08 Dec Let’s Talk World Christmas Traditions with Dr. Krista Kunz of Magnolia Pediatric Dentistry in Mount Pleasant, SC
What are your family’s holiday traditions? We thought it would be fun to share some traditions from around the world that put smiles on our faces! Enjoy.
Each of the 13 nights before Christmas, Icelandic children are visited by the 13 Yule Lads. Children place their shoes by the window before going to bed. In the morning, they’ll either have received candy (if they’re good) or be greeted with shoes full of rotten potatoes if they’re bad.
Christmas isn’t a national holiday in Japan, but they do have a Christmas tradition of eating Kentucky Fried Chicken!
Finnish families traditionally eat a porridge made of rice and milk topped with cinnamon, sugar, and butter on Christmas morning. One person’s bowl has an almond in it! Whoever finds the almond placed inside one of the puddings, wins.
On the evening of December 24, Danish families place their Christmas tree in the middle of the room and dance around it while singing carols.
In Norway, families celebrate Little Christmas on Dec. 23 by decorating the tree, making a gingerbread house, and eating hot rice pudding.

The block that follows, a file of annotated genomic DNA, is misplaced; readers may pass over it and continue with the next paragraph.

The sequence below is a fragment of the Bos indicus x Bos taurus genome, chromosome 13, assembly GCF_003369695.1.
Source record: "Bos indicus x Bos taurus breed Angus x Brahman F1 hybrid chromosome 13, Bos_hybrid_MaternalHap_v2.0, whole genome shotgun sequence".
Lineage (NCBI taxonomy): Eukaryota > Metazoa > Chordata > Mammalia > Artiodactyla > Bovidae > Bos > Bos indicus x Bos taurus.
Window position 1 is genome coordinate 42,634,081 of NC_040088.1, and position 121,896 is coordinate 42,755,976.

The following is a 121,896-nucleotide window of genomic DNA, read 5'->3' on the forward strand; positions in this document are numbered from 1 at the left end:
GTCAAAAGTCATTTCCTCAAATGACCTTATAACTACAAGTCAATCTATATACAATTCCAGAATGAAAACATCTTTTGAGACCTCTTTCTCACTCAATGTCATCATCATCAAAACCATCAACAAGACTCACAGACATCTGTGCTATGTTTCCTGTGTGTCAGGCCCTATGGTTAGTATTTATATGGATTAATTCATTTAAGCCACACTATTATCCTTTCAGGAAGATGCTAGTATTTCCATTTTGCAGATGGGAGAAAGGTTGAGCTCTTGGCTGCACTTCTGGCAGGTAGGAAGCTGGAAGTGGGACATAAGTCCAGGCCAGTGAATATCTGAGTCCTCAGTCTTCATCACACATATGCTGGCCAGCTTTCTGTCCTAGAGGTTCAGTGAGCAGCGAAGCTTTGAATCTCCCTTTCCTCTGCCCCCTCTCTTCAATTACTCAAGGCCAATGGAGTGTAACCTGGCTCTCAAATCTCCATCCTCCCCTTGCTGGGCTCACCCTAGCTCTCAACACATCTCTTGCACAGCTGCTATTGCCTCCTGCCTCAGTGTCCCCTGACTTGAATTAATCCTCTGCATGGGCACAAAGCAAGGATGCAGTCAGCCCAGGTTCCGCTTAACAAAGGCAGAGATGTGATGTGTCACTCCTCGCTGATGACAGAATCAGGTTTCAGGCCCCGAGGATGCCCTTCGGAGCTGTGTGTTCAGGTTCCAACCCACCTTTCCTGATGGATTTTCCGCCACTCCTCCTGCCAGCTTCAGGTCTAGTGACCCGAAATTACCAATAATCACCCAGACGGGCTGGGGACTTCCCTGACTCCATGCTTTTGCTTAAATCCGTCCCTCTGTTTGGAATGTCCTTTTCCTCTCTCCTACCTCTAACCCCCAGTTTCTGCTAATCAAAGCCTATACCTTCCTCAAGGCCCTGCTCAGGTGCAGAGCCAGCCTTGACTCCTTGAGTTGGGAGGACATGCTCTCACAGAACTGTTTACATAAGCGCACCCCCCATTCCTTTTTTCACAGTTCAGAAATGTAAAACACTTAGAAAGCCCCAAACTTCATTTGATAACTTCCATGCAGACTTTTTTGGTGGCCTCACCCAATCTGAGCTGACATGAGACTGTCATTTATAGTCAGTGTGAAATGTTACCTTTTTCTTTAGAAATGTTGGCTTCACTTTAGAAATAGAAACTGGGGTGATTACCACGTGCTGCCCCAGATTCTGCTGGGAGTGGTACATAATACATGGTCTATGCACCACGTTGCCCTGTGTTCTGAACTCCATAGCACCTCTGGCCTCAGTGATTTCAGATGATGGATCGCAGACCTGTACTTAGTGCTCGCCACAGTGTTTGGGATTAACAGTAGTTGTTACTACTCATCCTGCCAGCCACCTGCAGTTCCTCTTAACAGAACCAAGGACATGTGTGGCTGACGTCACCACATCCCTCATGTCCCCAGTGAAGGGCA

The Irish leave a tall red candle in a front window overnight, a welcoming symbol of warmth and shelter for the holiday season.
Brazilian and Portuguese families come together on Christmas Eve to eat dinner as late as 10 p.m. Then, at exactly midnight, they exchange gifts and wish each other a Merry Christmas.
All across Mexico people put on Pastorelas to retell the Christmas story. The Mexican Christmas season begins early in December with Las Posadas, a religious march that re-enacts the journey of Mary and Joseph.
Central American countries like El Salvador toast Christmas with fireworks displays on December 24 and 25.
Every year, the city of San Fernando in the Philippines holds a Lantern Festival that symbolizes the Star of Bethlehem.
Santa Claus is not the highlight in Italy come Christmas Eve. An ugly, but kind, old witch known as Befana (giver of gifts’) controls giving the gifts.